New taxes on employers’ health insurance plans could lead to increased labor disputes affecting thousands of union workers, according to a report in The Wall Street Journal.
The report said that large companies heading to the bargaining table with their union employees this year likely must factor the fiscal impact of the so-called "Cadillac tax" on insurance plans into their negotiations.
Beginning in 2018, a provision of the Affordable Care Act will levy a new excise tax on employer-sponsored health plans that exceed government standards. The tax will equate to 40 percent of the annual difference between those two rates; the government standards are set at $10,200 for individuals and $27,500 for families.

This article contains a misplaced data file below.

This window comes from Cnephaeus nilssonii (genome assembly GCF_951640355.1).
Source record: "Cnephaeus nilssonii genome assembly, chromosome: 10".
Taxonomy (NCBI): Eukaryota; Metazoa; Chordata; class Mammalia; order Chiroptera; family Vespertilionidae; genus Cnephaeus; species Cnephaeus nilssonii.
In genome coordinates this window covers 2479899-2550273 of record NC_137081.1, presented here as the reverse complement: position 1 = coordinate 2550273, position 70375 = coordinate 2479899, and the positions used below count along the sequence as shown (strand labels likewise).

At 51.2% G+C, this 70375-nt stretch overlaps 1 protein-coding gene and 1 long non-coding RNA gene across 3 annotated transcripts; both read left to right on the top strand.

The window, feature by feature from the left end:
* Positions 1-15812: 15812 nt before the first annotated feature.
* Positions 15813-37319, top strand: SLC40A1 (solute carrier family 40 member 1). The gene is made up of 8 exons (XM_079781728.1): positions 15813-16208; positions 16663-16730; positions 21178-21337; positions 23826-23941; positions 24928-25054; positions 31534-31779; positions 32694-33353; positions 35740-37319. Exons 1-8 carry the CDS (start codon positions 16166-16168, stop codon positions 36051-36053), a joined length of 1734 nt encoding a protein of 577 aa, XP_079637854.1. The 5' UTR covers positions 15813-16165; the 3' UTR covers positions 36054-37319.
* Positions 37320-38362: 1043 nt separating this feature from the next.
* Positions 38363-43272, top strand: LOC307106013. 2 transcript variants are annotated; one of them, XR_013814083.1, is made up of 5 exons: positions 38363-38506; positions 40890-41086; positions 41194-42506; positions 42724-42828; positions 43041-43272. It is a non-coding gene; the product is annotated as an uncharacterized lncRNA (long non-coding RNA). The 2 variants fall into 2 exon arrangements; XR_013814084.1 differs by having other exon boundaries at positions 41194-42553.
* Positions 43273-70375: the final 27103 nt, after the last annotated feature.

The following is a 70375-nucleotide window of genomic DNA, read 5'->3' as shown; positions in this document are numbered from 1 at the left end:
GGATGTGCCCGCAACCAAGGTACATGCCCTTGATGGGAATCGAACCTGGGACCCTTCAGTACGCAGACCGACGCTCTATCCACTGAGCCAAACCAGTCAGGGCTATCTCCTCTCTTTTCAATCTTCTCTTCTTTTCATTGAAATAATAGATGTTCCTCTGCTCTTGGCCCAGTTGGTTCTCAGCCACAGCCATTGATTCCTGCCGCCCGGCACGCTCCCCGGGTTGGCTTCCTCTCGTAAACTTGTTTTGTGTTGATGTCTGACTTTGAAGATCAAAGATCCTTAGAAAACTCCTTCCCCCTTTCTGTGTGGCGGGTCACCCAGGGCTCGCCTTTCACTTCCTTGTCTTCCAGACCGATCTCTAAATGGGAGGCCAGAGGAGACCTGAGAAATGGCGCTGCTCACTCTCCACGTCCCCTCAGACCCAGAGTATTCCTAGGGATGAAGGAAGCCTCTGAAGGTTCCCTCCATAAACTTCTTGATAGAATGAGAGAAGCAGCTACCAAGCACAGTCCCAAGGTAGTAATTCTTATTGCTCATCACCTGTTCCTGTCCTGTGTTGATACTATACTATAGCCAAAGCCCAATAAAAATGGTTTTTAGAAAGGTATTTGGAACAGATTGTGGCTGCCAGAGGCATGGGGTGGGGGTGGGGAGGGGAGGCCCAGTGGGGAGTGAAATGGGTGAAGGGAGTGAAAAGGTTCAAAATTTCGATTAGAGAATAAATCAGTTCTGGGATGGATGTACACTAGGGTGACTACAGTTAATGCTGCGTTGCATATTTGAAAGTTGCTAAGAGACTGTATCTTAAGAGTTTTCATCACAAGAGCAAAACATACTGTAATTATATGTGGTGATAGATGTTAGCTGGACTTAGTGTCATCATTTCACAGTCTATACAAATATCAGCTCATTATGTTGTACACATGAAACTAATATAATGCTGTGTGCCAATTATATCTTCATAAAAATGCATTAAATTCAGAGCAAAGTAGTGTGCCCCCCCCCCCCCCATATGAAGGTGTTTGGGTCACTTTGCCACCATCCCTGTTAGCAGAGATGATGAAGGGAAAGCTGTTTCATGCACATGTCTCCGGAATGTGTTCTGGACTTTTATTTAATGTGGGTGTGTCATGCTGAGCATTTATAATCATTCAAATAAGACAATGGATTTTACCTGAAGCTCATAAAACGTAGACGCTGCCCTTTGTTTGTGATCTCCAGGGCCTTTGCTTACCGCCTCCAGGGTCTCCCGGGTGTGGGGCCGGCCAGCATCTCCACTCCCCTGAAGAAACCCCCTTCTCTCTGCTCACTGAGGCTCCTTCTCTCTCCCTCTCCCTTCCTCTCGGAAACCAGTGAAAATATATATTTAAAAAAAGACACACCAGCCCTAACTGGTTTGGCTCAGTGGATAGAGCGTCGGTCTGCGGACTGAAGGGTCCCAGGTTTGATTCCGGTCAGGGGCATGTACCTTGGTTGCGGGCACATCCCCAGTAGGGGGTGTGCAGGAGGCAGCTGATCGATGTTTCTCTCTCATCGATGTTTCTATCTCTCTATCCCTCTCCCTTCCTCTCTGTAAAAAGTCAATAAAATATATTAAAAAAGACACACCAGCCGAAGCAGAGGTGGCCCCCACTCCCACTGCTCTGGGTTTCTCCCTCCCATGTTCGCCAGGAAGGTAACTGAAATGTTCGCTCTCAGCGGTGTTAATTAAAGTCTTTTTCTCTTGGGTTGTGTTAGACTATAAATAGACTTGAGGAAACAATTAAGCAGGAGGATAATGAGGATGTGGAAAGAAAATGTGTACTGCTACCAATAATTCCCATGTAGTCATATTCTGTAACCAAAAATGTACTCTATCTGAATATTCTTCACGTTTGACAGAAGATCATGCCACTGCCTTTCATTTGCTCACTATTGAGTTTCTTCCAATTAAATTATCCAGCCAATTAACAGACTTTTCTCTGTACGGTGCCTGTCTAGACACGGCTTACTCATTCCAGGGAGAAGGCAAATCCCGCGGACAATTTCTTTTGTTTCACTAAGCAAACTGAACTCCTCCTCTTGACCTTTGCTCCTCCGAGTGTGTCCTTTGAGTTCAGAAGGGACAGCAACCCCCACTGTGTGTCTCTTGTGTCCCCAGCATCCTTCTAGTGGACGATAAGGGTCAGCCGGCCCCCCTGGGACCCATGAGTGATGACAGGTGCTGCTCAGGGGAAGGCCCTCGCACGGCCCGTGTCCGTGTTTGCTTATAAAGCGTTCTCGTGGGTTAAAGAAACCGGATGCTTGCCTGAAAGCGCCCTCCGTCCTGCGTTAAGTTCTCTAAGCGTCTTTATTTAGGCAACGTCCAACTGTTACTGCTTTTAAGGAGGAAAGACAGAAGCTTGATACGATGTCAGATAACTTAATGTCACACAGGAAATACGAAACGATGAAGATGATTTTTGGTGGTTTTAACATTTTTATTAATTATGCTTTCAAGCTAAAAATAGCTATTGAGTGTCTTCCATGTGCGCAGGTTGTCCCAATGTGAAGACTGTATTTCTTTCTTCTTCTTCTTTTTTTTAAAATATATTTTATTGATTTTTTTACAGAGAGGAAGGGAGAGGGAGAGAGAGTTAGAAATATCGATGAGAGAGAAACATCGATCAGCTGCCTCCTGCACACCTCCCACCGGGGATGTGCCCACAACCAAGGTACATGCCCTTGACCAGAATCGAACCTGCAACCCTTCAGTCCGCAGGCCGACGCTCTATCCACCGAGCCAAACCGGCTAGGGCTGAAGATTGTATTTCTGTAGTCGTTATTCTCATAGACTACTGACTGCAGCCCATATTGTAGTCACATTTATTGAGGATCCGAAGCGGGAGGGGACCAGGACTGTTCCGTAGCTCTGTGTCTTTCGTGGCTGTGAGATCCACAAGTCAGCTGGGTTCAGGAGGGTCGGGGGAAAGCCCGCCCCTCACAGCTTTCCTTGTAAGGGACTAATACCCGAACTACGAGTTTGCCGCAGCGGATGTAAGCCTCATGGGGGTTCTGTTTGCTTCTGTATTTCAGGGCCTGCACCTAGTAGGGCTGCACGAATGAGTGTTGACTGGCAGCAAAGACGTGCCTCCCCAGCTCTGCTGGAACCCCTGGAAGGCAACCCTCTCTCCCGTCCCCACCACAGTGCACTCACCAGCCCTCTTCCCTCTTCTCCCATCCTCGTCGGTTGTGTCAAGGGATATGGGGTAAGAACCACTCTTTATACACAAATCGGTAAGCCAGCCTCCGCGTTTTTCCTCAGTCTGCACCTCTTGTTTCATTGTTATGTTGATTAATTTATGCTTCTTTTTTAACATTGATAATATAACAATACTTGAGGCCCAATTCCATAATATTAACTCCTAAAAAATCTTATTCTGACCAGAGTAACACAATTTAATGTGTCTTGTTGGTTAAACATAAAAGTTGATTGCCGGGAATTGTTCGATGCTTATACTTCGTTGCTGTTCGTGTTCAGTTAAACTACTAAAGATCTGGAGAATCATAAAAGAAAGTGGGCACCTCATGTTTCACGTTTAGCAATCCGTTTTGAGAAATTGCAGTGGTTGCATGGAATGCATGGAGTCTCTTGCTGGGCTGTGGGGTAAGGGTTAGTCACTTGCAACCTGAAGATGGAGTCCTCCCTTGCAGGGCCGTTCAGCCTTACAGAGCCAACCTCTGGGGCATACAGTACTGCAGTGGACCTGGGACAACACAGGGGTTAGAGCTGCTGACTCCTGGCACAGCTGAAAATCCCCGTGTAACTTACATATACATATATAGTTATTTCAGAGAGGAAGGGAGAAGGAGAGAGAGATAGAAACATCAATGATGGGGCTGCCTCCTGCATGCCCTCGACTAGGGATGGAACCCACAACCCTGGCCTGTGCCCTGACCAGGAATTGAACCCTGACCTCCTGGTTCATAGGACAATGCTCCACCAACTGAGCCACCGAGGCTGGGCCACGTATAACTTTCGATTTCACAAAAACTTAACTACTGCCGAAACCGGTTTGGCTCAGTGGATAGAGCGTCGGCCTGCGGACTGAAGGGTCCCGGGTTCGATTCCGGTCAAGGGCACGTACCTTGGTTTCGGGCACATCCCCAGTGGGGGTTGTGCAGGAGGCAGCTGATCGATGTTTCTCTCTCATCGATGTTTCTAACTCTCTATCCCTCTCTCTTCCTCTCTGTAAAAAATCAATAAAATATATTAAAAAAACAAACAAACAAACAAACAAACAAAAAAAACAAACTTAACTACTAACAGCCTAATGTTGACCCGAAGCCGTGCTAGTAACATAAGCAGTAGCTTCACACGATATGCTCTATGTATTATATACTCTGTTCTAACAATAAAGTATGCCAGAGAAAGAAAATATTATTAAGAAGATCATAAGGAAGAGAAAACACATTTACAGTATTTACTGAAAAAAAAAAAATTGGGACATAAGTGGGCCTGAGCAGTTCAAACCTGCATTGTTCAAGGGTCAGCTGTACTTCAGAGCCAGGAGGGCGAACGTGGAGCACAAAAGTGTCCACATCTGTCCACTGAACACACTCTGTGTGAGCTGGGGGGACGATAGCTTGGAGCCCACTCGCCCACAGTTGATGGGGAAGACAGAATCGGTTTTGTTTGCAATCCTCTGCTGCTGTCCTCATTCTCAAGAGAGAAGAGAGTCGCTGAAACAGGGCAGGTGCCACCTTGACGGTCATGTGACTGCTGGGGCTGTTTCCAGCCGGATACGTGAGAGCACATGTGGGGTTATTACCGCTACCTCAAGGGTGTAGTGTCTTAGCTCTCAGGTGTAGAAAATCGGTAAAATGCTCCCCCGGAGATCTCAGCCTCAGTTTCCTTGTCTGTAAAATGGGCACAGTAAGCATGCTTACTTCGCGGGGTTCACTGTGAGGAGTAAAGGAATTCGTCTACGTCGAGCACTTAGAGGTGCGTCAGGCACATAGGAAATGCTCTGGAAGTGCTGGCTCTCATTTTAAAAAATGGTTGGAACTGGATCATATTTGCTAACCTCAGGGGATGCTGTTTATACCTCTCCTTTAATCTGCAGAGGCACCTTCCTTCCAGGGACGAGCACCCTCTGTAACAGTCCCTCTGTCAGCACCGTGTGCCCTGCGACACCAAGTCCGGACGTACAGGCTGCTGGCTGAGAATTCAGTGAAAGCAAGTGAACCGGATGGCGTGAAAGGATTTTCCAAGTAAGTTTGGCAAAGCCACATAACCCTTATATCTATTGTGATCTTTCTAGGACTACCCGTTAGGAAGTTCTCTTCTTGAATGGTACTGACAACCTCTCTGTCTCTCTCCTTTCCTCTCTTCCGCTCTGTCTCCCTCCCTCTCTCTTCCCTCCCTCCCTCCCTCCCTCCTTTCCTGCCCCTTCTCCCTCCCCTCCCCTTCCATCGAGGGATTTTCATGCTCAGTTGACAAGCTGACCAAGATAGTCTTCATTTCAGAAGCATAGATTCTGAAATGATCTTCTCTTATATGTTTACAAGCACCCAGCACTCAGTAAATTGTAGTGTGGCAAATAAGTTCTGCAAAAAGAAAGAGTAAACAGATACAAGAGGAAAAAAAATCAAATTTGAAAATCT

Corporate financial leaders told the Journal that the tax increase, along with rising pension obligations, will hurt profits and could require companies to seek a restructuring of their health insurance benefits.
That could create a problem, however, as organized labor increasingly calls for companies to share the spoils of the U.S. economic recovery.
The Journal indicated that about 400,000 employees at major companies are scheduled to see their contracts expire this year, headlined by Detroit's Big Three automakers. The health insurance debate could be one of several issues to complicate forthcoming talks between U.S. auto companies and the United Auto Workers union.
“I’m not giving another penny back,” General Motors employee Bob Allard told the Journal about the potential for health benefit changes.